Edinburgh and Glasgow airport owners ‘not allowed’ by civil servants to see own testing regime proposal submitted to ministers

Bosses at Scotland’s two biggest airports have launched a scathing attack on the Scottish Government, criticising a lack of meaningful engagement around a potential testing pilot for incoming travellers.

Edinburgh Airport and AGS Airports, which owns Glasgow and Aberdeen airports, spent five months working with senior Scottish Government clinicians on proposals for a ‘double test’ regime that could have replaced quarantine for those arriving into Scotland.

However, after being told the proposal had been submitted to and then refused by ministers, the companies were forced to submit a Freedom of Information (FOI) request to see the final clinical advice to ministers after clinicians refused to share the submission.

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It is believed this request was later refused by the Scottish Government on the basis of being too expensive.

Edinburgh Airport and Glasgow Airport have criticised the Scottish Government for a lack of meaningful engagement.Edinburgh Airport and Glasgow Airport have criticised the Scottish Government for a lack of meaningful engagement.
Edinburgh Airport and Glasgow Airport have criticised the Scottish Government for a lack of meaningful engagement.
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Having spent months working on the proposals at expense to their businesses, it meant the airports were unaware of what had led to the proposals being dropped.

It is understood Scottish Government clinicians had become comfortable enough with the proposals – which would have seen individuals tested on arrival and again five days later – to agree to a pilot of the scheme.

However, in December the proposals were quietly binned.

The airports were told additional advice on the safety of the proposals had been added by civil servants before they were submitted to ministers, but were refused sight of the advice.

They claim the content could have been used to further tweak the scheme to make it more acceptable to ministers.

Both chief executives of the airports hit out at the lack of “meaningful engagement” from the Scottish Government on the issue, stating that while they appreciate the need for restrictions, not enough work was being done to examine alternatives.

Edinburgh Airport chief executive Gordon Dewar said: “I don’t envy the First Minister’s job as she and her government are making difficult decisions every day, but we would like to help where we can because everyone has a role to play in rebuilding Scotland’s economy.

“We have offered to help government from the outset and those offers remain open, but we do feel extremely frustrated that we worked closely with government for five months, answering questions and using their statistics and modelling, only to be told we weren’t allowed to see what advice was put forward.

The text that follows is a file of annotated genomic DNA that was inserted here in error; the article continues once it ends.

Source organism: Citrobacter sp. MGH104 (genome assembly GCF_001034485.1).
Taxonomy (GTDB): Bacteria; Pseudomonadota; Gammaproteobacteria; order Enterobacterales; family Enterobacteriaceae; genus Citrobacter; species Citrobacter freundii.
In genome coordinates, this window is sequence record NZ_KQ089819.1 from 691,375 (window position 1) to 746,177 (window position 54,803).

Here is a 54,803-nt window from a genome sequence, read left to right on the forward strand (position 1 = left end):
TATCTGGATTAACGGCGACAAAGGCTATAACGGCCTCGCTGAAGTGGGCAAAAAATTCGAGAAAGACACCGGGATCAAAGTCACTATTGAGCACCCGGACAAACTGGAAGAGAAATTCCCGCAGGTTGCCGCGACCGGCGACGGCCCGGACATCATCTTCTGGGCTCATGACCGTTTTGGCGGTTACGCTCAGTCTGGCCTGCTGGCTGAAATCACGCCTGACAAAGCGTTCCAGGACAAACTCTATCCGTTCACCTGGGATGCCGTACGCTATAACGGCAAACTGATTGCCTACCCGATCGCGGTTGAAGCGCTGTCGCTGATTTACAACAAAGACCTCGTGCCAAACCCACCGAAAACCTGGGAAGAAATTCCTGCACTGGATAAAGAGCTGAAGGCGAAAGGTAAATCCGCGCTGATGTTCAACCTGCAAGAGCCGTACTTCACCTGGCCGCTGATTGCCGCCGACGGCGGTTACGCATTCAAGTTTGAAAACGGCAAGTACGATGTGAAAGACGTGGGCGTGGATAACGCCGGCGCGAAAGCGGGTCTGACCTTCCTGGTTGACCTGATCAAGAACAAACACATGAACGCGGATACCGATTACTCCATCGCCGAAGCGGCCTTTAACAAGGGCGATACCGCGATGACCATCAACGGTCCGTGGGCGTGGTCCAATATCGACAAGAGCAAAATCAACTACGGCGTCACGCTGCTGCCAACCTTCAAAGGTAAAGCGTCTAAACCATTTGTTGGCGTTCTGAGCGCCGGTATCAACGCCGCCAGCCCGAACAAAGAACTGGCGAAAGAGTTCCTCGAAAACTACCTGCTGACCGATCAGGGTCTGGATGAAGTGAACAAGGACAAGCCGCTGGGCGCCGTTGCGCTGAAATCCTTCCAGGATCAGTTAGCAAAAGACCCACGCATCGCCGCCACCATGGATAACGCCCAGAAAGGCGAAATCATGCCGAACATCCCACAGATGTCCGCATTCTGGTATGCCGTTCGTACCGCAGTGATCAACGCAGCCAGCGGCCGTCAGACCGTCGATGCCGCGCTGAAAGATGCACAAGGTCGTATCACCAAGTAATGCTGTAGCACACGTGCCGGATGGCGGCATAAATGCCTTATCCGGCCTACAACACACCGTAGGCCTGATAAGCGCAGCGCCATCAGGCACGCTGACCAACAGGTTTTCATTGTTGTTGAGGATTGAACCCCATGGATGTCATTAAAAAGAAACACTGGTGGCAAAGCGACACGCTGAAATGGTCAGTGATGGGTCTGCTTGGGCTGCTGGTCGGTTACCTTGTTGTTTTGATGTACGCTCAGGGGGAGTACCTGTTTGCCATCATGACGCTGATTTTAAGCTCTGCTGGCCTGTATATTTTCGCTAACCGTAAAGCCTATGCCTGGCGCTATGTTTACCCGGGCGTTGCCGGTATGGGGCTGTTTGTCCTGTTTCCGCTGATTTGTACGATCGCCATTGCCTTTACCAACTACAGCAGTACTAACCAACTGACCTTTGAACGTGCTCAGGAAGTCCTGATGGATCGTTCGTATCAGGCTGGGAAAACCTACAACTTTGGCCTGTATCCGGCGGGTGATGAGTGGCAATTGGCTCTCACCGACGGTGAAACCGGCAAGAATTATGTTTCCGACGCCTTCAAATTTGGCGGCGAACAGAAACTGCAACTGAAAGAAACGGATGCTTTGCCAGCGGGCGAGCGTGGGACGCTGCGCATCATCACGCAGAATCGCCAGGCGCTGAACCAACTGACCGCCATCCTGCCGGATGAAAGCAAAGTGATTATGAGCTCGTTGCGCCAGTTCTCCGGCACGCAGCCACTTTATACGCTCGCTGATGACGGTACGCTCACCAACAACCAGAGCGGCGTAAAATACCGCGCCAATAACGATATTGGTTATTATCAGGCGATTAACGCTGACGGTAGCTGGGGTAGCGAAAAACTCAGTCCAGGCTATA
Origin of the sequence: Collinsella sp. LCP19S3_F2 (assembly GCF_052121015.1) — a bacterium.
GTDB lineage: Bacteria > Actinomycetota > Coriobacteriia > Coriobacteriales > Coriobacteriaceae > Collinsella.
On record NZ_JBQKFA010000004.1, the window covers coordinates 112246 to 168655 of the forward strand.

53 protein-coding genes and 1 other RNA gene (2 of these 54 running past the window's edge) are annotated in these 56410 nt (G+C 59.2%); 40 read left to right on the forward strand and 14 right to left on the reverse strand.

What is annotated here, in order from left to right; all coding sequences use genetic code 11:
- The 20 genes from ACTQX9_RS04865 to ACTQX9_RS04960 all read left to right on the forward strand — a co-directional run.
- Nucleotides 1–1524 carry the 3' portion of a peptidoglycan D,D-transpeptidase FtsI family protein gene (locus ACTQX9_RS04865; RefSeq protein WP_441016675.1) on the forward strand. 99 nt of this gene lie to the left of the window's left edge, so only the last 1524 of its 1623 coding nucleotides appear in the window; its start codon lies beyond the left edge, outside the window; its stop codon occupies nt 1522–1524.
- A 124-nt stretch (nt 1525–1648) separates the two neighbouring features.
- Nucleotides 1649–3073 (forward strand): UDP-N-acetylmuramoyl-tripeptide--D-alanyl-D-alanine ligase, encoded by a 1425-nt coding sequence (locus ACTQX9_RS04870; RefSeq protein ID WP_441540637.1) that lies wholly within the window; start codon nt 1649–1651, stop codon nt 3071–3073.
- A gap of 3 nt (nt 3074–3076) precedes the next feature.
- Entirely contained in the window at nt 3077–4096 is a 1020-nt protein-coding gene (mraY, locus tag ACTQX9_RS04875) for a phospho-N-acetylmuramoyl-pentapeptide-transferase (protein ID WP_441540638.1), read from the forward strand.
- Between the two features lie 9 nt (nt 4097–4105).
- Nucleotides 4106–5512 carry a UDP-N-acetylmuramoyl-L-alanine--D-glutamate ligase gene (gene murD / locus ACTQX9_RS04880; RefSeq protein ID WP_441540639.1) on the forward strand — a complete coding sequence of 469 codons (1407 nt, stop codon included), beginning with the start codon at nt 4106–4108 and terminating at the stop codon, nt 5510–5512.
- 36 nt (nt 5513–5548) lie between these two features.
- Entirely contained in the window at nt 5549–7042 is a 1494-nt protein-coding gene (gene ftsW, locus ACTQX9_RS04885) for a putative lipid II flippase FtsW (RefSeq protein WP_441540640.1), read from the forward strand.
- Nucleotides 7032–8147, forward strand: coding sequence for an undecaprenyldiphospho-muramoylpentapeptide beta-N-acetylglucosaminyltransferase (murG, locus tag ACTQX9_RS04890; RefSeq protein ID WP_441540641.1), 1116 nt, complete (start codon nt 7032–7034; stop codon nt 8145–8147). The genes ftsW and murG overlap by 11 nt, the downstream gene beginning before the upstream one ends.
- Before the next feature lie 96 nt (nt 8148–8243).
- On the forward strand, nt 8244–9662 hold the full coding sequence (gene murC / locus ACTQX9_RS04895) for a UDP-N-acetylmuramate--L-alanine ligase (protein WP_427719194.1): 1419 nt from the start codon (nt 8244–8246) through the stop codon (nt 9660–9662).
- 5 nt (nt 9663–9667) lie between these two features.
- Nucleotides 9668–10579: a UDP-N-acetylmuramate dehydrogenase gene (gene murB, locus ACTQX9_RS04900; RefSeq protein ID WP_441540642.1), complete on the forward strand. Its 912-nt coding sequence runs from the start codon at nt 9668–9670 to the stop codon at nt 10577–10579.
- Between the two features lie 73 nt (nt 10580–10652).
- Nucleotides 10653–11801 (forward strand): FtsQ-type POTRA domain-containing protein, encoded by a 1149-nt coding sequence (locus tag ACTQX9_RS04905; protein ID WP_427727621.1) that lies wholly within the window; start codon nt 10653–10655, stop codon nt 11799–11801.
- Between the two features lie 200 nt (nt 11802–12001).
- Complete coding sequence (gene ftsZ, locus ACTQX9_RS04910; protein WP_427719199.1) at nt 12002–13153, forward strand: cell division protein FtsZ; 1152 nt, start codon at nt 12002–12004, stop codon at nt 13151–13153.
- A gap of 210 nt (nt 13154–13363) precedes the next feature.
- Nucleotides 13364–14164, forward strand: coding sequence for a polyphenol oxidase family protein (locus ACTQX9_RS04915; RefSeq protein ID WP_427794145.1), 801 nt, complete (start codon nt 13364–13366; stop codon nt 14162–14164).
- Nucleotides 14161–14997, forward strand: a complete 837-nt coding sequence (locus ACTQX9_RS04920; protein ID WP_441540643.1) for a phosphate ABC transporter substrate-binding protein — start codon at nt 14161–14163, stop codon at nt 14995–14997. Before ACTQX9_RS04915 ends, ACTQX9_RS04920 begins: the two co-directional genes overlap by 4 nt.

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"If we knew the issues, then we could work to satisfy or correct them, but that requires a level of trust we just aren’t being shown. We don’t want to be submitting FOIs to find out what the government thought of our proposals, we’d rather be told directly and then constructively work with them.

“The private sector can help in many ways, it is just waiting to be asked. We really hope government understands and realises what we can bring to both ease the burden and help plan for the future – we need to do this together.”

Derek Provan, chief executive of AGS Airports, said the proposals could have paved a way forward for the aviation sector to recover through lifting the effective travel ban on incoming travellers.

He said: “The additional restrictions have brought our airports to a complete standstill. Again, these restrictions were announced without any meaningful engagement with the industry or any plan from government on how they will be implemented.

"We fully understand the need for emergency measures at this time. However, they cannot remain in place for longer than is absolutely necessary.

"We have been calling for the introduction of an effective testing regime since the outset of the pandemic and sought meaningful engagement with government on how we can reach the point whereby testing completely eliminates the need for quarantine.

"Despite putting proposals for a testing regime in front of the Scottish Government at the end of last year, we are no further forward on agreeing a balanced, long-term recovery plan that will enable the safe restart of aviation and the re-opening of our economy, without which the very survival of the Scottish aviation industry is at risk”

A Scottish Government spokesperson said it was wrong to say the airports had been forced to submit an FOI to see the advice to ministers.

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He said: “This is simply not true – at no point have we told airport stakeholders to submit an FOI to see advice to ministers. We have been as open and constructive as possible in our engagement with them and share as much information as we can.

“We are acutely aware of the impact Covid-19 is having on the industry, and will continue to work with both AGS Airports and Edinburgh Airport to address these challenges.

"We were the first government in the UK to offer rates relief to the sector and will continue doing everything we can with the limited resources available to us to provide support through the current crisis.”

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